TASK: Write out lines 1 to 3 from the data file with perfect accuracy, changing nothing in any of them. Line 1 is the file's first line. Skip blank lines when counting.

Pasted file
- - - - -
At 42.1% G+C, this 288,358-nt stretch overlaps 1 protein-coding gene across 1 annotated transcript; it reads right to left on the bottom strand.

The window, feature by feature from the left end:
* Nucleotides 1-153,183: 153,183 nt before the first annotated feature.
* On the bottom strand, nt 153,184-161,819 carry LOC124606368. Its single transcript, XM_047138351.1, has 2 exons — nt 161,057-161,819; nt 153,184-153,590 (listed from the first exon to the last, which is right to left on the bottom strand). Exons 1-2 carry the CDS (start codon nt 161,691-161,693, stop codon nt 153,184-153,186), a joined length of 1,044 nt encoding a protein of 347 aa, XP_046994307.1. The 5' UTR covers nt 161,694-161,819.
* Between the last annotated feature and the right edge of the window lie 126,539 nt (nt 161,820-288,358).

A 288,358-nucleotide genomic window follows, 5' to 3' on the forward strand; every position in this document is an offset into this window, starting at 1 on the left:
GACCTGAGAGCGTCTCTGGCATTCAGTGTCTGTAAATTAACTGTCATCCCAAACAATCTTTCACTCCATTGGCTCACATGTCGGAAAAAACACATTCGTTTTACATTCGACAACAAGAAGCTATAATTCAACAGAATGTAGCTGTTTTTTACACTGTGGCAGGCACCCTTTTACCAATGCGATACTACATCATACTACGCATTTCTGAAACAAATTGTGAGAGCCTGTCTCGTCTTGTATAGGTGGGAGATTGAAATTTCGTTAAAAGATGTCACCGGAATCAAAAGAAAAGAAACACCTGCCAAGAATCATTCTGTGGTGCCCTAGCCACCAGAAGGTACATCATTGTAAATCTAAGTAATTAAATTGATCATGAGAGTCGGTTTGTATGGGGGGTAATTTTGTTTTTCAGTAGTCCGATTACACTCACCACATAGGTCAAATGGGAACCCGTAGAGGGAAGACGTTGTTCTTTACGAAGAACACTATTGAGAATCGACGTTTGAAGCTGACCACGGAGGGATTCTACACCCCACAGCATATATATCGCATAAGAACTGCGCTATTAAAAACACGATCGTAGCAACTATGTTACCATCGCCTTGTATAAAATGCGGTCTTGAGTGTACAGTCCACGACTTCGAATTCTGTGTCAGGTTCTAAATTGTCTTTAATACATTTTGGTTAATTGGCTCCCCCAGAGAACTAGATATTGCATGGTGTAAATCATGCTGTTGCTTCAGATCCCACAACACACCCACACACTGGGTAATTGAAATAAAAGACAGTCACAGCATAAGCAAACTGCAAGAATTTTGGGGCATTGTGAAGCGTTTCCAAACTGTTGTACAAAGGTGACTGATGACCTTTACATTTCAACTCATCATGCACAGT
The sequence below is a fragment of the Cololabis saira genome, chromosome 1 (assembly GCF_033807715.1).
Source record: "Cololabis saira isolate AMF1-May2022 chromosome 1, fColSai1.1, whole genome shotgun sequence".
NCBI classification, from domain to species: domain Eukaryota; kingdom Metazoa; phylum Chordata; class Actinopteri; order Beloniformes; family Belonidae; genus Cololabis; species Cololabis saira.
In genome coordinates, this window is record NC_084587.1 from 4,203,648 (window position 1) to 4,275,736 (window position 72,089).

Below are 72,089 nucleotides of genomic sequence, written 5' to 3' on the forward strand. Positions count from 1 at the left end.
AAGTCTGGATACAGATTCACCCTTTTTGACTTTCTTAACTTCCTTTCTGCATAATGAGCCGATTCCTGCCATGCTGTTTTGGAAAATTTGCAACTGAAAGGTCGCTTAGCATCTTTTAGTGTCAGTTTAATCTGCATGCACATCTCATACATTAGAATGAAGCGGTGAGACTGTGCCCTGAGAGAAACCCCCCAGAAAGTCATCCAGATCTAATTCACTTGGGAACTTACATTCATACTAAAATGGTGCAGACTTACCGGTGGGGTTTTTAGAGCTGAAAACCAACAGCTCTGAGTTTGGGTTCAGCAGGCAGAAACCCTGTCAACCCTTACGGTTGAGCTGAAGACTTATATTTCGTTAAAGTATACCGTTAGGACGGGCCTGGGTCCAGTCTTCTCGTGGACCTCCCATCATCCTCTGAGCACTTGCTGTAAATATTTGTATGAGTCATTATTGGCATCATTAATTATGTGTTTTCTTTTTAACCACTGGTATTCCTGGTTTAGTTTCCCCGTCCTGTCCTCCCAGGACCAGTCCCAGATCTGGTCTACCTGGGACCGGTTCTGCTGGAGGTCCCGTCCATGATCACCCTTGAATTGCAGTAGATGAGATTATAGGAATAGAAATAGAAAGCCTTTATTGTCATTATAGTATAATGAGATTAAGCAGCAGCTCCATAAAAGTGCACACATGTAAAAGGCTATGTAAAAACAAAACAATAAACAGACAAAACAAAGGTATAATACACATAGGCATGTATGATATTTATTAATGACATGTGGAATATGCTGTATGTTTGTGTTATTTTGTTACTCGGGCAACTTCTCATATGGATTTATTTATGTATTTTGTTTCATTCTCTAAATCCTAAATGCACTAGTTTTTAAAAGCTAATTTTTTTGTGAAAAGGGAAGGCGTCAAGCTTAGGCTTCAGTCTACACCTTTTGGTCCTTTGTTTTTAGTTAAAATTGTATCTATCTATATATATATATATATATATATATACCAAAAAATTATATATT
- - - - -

At 42.1% G+C, this 288,358-nt stretch overlaps 1 protein-coding gene across 1 annotated transcript; it reads right to left on the bottom strand.

The window, feature by feature from the left end:
* Nucleotides 1-153,183: 153,183 nt before the first annotated feature.